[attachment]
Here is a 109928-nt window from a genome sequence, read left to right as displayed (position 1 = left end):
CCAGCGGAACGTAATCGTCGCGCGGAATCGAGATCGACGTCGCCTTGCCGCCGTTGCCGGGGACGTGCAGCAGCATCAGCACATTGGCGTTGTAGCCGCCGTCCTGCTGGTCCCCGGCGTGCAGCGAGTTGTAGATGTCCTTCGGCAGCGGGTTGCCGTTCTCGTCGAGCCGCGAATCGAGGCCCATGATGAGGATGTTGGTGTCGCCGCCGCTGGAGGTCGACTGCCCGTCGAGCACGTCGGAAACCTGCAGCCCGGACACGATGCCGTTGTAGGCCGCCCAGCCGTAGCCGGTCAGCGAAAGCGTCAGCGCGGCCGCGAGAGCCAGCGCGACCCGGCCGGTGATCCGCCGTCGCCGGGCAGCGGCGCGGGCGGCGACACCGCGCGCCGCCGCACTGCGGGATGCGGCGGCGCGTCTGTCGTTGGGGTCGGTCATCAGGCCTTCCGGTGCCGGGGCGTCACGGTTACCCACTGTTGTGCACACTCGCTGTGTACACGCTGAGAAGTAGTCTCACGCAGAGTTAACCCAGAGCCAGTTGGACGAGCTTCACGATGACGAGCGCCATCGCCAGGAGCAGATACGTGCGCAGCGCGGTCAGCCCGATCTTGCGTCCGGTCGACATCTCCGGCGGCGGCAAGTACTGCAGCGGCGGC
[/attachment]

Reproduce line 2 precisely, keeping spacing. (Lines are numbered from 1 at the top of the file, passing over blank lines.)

CCAGCGGAACGTAATCGTCGCGCGGAATCGAGATCGACGTCGCCTTGCCGCCGTTGCCGGGGACGTGCAGCAGCATCAGCACATTGGCGTTGTAGCCGCCGTCCTGCTGGTCCCCGGCGTGCAGCGAGTTGTAGATGTCCTTCGGCAGCGGGTTGCCGTTCTCGTCGAGCCGCGAATCGAGGCCCATGATGAGGATGTTGGTGTCGCCGCCGCTGGAGGTCGACTGCCCGTCGAGCACGTCGGAAACCTGCAGCCCGGACACGATGCCGTTGTAGGCCGCCCAGCCGTAGCCGGTCAGCGAAAGCGTCAGCGCGGCCGCGAGAGCCAGCGCGACCCGGCCGGTGATCCGCCGTCGCCGGGCAGCGGCGCGGGCGGCGACACCGCGCGCCGCCGCACTGCGGGATGCGGCGGCGCGTCTGTCGTTGGGGTCGGTCATCAGGCCTTCCGGTGCCGGGGCGTCACGGTTACCCACTGTTGTGCACACTCGCTGTGTACACGCTGAGAAGTAGTCTCACGCAGAGTTAACCCAGAGCCAGTTGGACGAGCTTCACGATGACGAGCGCCATCGCCAGGAGCAGATACGTGCGCAGCGCGGTCAGCCCGATCTTGCGTCCGGTCGACATCTCCGGCGGCGGCAAGTACTGCAGCGGCGGC